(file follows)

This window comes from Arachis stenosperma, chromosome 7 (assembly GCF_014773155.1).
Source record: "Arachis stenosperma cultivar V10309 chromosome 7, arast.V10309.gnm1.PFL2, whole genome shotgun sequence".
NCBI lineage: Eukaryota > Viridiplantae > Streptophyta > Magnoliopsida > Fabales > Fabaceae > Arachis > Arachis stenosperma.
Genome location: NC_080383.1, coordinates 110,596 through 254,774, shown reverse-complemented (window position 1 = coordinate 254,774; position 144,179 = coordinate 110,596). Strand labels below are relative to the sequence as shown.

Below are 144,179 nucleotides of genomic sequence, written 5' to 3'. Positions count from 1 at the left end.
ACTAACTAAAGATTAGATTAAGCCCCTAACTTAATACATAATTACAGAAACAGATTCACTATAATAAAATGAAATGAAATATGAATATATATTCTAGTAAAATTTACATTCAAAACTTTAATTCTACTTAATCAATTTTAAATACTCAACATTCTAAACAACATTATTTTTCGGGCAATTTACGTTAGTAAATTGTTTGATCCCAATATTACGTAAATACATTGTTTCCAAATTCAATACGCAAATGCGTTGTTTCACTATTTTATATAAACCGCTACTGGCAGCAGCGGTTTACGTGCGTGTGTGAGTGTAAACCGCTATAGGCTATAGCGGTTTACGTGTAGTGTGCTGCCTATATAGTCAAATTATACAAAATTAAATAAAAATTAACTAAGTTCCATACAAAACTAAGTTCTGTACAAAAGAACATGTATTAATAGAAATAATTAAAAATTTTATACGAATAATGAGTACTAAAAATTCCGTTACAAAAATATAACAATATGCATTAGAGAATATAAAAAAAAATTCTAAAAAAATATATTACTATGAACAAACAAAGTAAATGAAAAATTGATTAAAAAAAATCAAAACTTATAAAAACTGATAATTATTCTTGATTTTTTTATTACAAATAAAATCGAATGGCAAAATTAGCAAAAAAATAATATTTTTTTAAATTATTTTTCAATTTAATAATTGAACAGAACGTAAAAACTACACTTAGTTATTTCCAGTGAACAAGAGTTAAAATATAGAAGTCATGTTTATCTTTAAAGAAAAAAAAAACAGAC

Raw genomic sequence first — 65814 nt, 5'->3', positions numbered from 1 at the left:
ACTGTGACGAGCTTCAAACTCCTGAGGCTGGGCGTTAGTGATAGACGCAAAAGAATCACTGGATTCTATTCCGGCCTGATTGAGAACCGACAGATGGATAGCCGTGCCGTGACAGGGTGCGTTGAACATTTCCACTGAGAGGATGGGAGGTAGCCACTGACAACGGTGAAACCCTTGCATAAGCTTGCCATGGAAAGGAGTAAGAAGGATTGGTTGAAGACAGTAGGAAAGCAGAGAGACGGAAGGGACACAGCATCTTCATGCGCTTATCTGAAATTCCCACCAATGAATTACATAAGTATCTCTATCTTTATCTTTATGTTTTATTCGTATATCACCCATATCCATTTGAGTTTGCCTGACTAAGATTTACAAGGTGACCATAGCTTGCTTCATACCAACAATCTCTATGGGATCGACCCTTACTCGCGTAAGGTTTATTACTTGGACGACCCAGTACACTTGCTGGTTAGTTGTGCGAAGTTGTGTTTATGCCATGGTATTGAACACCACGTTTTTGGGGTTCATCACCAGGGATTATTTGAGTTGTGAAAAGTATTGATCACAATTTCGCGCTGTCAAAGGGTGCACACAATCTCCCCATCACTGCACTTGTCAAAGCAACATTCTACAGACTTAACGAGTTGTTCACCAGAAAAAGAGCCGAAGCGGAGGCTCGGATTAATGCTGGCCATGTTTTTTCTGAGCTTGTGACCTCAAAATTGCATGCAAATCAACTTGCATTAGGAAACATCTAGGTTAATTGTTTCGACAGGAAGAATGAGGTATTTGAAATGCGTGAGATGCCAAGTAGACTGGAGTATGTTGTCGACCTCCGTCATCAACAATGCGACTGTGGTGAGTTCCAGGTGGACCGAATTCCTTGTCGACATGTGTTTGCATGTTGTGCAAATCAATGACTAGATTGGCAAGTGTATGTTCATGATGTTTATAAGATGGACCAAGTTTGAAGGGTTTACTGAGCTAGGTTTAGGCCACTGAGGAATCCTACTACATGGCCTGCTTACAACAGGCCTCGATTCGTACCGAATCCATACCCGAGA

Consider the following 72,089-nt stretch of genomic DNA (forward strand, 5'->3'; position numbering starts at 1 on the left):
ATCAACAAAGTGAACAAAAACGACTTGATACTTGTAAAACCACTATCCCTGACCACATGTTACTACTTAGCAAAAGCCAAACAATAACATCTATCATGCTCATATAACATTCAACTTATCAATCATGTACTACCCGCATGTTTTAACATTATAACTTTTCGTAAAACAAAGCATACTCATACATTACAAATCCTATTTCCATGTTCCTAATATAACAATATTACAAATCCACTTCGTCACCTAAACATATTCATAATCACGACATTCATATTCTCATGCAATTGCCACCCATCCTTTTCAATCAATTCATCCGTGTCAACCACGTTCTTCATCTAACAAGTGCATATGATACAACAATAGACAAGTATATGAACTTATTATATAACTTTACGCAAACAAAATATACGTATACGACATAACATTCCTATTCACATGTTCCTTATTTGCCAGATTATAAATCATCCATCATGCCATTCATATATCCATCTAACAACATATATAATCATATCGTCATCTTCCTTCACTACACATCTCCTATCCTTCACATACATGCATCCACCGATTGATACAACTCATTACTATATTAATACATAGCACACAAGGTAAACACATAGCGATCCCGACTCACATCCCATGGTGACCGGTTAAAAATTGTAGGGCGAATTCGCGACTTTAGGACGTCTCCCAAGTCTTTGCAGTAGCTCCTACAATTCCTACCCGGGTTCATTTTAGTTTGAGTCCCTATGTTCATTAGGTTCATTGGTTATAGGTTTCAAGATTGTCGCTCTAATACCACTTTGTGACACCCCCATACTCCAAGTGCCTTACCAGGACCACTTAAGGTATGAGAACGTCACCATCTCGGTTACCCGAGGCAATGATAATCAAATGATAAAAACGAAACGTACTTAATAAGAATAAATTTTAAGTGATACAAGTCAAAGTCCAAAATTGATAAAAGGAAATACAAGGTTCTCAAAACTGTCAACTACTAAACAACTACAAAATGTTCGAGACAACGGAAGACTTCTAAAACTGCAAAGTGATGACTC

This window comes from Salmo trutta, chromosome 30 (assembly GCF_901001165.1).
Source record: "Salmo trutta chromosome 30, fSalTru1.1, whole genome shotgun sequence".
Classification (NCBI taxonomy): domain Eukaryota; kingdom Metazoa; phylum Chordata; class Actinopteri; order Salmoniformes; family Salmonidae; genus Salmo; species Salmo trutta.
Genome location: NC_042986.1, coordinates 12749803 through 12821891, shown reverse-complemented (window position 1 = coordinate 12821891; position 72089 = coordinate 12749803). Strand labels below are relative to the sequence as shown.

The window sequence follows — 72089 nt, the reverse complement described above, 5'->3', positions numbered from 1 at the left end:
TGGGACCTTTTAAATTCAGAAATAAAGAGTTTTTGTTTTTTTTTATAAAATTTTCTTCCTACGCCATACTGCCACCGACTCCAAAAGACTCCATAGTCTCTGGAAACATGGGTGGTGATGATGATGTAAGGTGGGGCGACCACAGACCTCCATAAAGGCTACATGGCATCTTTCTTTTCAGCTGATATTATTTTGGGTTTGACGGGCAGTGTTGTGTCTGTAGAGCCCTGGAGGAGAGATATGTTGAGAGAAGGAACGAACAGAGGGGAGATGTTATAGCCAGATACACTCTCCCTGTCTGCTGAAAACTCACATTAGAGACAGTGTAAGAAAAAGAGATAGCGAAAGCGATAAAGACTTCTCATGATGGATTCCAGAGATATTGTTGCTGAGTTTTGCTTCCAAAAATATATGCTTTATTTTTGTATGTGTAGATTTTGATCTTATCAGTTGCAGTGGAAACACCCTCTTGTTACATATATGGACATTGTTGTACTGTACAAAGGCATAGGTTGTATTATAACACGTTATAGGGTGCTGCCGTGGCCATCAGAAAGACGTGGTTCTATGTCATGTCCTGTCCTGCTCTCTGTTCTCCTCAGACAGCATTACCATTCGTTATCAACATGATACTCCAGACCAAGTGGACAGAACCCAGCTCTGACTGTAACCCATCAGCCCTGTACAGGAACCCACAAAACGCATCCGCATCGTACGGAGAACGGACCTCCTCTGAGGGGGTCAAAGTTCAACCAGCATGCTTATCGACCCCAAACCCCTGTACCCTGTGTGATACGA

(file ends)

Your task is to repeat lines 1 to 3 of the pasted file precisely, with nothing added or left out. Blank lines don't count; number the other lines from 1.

This window comes from Arachis stenosperma, chromosome 7 (assembly GCF_014773155.1).
Source record: "Arachis stenosperma cultivar V10309 chromosome 7, arast.V10309.gnm1.PFL2, whole genome shotgun sequence".
NCBI lineage: Eukaryota > Viridiplantae > Streptophyta > Magnoliopsida > Fabales > Fabaceae > Arachis > Arachis stenosperma.